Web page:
Wednesday, April 16

Another Kid-Safe Cold Remedy

By Maureen Williams, ND


Healthnotes Newswire (March 13, 2008)—Parents searching for safe ways to keep their kids healthy during the cold season will be happy to know that a simple saline nasal rinse could aid their efforts. A new study found that kids had fewer cold symptoms, used less medication to manage those symptoms, and missed less school after starting a daily saltwater nasal rinse.

The new study, published in Archives of Otolaryngology—Head and Neck Surgery, included 401 children, from six to ten years old, who visited their pediatrician for a common cold or flu. About one-quarter of the children were assigned to receive standard treatment, which could include any combination of medicines aimed at reducing fever, relieving nasal congestion, breaking up mucus, and fighting infection. The rest were assigned to receive standard treatment plus saline nasal rinses, six times per day during acute illness and three times per day during the rest of the 12-week study.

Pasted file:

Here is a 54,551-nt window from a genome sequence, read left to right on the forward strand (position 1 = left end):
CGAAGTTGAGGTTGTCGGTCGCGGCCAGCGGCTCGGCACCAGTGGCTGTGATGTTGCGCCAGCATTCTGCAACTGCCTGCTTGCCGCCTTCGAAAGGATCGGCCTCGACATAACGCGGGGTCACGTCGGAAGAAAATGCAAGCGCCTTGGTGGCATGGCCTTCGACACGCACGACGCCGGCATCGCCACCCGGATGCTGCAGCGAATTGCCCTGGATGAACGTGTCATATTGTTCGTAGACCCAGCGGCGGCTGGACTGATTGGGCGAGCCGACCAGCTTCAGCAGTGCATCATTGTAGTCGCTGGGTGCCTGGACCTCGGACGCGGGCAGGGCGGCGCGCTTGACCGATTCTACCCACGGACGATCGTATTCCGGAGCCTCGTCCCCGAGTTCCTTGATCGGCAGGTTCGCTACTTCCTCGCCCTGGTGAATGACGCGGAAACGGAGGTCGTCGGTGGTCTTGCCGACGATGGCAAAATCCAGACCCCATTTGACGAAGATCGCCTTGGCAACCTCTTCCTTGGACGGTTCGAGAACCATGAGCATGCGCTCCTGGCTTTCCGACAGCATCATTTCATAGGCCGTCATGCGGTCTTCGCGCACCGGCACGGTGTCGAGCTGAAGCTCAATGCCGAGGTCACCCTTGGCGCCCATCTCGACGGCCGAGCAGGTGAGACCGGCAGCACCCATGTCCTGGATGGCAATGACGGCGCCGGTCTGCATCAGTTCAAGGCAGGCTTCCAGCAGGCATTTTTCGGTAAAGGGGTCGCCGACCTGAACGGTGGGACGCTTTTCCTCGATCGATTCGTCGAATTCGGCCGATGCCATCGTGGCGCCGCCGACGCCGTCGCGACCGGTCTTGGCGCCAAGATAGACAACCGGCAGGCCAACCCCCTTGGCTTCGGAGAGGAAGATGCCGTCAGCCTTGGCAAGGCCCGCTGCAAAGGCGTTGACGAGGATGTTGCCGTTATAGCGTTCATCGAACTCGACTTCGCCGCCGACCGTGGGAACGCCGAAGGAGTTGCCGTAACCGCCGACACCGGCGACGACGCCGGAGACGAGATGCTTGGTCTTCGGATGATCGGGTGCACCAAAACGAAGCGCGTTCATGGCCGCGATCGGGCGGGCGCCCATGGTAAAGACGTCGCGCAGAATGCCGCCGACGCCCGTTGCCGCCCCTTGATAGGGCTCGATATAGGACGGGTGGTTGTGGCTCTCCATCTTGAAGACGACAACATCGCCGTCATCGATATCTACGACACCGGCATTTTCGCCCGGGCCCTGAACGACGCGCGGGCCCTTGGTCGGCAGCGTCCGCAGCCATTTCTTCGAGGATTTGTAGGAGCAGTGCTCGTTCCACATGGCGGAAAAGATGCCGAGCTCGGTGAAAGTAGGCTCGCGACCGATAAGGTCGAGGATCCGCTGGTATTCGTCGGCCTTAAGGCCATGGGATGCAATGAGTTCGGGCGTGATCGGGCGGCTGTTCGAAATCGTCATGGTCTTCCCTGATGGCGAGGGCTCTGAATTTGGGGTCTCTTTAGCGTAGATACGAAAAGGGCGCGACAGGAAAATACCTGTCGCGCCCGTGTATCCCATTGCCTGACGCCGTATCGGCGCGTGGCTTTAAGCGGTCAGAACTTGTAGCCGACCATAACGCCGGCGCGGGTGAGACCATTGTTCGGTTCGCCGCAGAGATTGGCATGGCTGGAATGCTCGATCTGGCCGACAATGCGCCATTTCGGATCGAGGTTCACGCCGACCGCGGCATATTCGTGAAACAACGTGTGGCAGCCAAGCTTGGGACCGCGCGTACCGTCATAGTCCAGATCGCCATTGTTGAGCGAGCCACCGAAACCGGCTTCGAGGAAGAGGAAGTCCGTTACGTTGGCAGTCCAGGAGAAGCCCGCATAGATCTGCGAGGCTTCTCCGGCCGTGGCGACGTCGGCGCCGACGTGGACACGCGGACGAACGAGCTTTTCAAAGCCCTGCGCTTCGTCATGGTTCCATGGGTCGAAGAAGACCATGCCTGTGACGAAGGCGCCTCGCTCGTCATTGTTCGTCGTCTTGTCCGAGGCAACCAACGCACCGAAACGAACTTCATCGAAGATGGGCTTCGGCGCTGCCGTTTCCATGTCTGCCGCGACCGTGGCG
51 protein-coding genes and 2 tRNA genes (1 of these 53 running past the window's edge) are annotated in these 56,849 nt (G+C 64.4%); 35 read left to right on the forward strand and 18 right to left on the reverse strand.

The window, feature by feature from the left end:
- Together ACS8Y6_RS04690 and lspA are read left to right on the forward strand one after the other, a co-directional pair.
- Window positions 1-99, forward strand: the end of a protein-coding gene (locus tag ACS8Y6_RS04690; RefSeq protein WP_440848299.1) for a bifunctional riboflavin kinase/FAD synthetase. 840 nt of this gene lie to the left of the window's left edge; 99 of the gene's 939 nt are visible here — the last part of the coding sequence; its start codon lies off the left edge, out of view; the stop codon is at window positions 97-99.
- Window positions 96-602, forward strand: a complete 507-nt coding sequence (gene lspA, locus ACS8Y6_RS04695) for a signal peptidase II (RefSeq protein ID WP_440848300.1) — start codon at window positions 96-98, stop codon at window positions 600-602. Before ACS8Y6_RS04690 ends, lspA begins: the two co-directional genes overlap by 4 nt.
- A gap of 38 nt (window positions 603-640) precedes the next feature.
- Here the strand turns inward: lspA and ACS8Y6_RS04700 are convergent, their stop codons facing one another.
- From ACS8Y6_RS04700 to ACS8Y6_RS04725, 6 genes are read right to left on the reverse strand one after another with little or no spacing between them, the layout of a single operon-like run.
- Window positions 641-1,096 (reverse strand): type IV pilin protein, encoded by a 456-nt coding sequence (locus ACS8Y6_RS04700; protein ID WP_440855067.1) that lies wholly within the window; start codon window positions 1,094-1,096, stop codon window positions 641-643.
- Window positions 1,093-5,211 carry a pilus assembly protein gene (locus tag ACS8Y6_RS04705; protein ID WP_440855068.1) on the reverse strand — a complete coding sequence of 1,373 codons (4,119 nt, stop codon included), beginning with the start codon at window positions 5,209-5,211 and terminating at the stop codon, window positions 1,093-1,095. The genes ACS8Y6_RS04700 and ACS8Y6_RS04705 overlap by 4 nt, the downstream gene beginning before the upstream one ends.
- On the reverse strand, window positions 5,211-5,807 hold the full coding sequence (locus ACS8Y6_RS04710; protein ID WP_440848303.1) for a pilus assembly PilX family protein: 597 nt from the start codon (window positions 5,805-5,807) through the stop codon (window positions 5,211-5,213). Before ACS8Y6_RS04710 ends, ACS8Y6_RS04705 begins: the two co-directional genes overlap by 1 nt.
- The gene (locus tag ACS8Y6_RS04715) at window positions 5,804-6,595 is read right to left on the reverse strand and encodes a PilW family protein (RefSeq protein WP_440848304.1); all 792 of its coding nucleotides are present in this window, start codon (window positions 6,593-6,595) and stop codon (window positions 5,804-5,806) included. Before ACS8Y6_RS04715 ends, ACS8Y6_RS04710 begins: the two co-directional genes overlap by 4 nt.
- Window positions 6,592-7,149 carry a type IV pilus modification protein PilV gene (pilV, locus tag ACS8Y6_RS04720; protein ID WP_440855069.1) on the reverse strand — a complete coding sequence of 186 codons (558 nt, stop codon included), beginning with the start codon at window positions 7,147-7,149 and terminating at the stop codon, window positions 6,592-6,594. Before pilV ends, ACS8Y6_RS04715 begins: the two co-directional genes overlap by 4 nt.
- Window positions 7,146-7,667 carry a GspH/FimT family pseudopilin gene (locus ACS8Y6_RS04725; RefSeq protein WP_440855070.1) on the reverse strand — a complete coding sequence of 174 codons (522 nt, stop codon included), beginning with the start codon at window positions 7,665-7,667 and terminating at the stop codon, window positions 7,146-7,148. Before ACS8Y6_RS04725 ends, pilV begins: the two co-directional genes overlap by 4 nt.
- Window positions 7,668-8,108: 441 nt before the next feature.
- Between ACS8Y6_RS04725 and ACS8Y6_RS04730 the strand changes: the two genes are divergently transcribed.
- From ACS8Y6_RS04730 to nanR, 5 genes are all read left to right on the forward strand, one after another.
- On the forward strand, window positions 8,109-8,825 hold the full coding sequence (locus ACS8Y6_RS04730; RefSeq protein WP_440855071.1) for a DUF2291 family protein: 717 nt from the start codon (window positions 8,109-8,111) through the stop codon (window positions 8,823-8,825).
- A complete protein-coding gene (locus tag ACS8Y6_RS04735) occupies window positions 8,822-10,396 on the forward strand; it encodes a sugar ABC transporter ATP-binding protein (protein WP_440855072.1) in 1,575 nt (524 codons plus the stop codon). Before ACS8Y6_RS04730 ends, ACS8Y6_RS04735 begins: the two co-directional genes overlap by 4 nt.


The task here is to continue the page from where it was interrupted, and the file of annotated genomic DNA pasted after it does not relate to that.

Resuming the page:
Shortly after their initial doctor visit, the children who used the nasal rinses had fewer nasal and throat symptoms and were healthier than the children who did not use the rinses. By eight weeks, they had fewer and less severe symptoms such as dry cough, runny nose, and inability to breathe through the nose, and fewer of them were using medications to manage their symptoms. They were also less likely to have been sick again, and they missed less school due to illness.

The nasal rinse was a standard 0.9% saline (sodium chloride) solution with trace elements and minerals in concentrations similar to those in seawater, and was applied either with medium jet flow, as a fine mist spray, or as a spray for both eyes and nose. The three methods for the nasal rinse were equally effective.



“The study results show that saline nasal wash significantly improved nasal symptoms in the common cold in children and shows potential to prevent recurrence of upper respiratory tract infections,” the study’s authors concluded. They added that the benefits might simply be due to the mechanical effect of clearing mucus, but it is also possible that the salt and trace minerals in seawater played a role.

Neti pots, small pots for nasal rinsing, and commercial mineral salts to use with them are now widely available at groceries and pharmacies that sell natural products.


Watch a video here or the one below from youtube called, How To Irrigate Your Nasal Passages (sense of humour required).



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